Finally, after our full day of animal adventures, Joe and I dragged ourselves to a local market where original Masaii arts and crafts are sold.  We bought tons of souvenirs and then dragged our tires selves home for the evening.  We wanted to make sure our weekend was wide open to spend time with the girls here at Hekima, so we made sure we packed our schedule today!  

P.S. Obviously I have a bazillion more pictures to share but I will have to wait to get back to the US where I'm not uploading on a 2G network, high up in the hills.

Posted by Alexis Wukich at 4:40 AM 

Day 3
Kate suggested we sleep in this morning since we returned home late from Rotary last night.  We obliged and slept in and had a relaxing morning.  Today we helped out with the "babies" while all of the Hekima Place staff was at their monthly staff development meeting from 8am to 4pm.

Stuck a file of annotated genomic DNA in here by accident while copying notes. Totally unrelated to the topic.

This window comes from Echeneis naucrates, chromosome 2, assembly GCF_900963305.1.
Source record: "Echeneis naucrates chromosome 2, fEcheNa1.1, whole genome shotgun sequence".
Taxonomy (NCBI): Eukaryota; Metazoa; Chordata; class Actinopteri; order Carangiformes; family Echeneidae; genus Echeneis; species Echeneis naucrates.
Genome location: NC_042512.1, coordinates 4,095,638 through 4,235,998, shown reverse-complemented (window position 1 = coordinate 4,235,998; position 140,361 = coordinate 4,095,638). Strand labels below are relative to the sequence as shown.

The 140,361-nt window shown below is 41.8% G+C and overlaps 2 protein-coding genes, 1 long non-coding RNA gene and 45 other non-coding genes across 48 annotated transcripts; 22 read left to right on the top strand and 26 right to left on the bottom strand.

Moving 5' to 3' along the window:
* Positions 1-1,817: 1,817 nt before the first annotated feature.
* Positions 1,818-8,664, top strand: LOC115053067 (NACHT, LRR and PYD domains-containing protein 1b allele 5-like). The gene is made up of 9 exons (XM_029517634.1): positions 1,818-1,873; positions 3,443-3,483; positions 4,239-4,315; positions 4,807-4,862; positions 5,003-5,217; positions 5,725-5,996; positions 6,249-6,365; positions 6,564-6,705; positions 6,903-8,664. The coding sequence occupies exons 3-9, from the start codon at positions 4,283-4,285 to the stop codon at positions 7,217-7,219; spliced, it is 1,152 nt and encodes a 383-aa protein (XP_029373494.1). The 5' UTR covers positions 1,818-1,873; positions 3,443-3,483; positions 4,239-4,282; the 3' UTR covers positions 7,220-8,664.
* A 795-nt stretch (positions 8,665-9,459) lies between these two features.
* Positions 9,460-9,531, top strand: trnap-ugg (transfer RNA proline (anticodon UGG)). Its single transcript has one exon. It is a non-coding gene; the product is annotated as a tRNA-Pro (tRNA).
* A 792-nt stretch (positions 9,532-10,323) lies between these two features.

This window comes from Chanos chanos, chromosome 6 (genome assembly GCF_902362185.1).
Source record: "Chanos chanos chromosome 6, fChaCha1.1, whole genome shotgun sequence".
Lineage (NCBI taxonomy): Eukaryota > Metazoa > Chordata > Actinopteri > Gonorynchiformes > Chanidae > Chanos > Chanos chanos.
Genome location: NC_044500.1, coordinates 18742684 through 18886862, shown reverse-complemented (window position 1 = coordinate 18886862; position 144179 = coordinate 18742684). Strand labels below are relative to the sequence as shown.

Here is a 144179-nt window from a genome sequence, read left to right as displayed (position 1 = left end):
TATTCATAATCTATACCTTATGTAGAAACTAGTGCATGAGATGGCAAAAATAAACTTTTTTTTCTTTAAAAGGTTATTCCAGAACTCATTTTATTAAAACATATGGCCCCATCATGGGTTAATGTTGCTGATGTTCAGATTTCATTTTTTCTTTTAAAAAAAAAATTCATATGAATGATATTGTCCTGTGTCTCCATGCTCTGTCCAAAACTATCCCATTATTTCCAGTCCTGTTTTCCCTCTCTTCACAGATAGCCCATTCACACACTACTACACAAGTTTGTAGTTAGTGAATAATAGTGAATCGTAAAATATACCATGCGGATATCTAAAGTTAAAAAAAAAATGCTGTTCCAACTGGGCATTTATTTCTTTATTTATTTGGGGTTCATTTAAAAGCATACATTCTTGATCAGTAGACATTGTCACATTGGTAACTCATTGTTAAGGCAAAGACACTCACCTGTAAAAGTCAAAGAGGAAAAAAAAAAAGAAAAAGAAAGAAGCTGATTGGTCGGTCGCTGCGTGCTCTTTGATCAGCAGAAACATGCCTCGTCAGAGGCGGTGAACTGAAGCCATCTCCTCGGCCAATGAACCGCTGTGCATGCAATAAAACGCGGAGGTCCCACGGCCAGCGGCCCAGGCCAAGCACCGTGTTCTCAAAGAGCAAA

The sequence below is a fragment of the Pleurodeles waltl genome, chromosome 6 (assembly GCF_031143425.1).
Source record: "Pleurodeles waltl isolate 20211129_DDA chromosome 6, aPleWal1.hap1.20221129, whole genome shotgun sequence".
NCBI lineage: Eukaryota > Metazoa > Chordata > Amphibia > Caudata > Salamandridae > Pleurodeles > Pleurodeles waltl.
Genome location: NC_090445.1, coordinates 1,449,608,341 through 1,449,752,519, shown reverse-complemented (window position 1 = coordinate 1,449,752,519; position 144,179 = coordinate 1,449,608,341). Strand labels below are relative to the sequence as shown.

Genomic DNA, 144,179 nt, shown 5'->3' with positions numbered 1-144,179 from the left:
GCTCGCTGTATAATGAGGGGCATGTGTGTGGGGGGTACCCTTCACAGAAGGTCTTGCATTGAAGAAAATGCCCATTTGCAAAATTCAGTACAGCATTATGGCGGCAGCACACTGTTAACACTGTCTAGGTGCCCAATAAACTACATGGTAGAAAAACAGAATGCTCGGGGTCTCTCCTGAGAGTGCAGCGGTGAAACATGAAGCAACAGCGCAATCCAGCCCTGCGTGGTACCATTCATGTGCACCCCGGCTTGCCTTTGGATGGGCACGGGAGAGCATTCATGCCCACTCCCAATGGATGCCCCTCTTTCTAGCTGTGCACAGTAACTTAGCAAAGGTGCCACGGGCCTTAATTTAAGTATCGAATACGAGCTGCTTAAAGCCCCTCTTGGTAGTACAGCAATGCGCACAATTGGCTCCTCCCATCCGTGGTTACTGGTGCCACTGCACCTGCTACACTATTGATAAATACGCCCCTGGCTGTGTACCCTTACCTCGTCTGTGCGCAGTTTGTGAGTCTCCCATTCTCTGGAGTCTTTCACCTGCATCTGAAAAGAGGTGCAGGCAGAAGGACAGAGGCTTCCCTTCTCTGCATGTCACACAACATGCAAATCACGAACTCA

There are four babies here at Hekima that are too young for school.  Two are eighteen months and two are three.  Since Yvonne isn't enrolled in school she spent the morning with us too!

We did some coloring and reading and a little learning too.  Yvonne also discovered my digital camera and had a blast with it!  I think she took a couple hundred pictures today of everything from the walls to close ups of everyone!

Around 3 pm when the three year olds went down for their naps, Joe and I headed back to Karibu House for some lunch.  I made a fried egg sandwich with eggs from the Hekima chickens that are cooped right here!  After our yummy meal, I channeled my inner three year old and enjoyed some nap time.  Joe and I both seemed to get hit with a little jet lag today.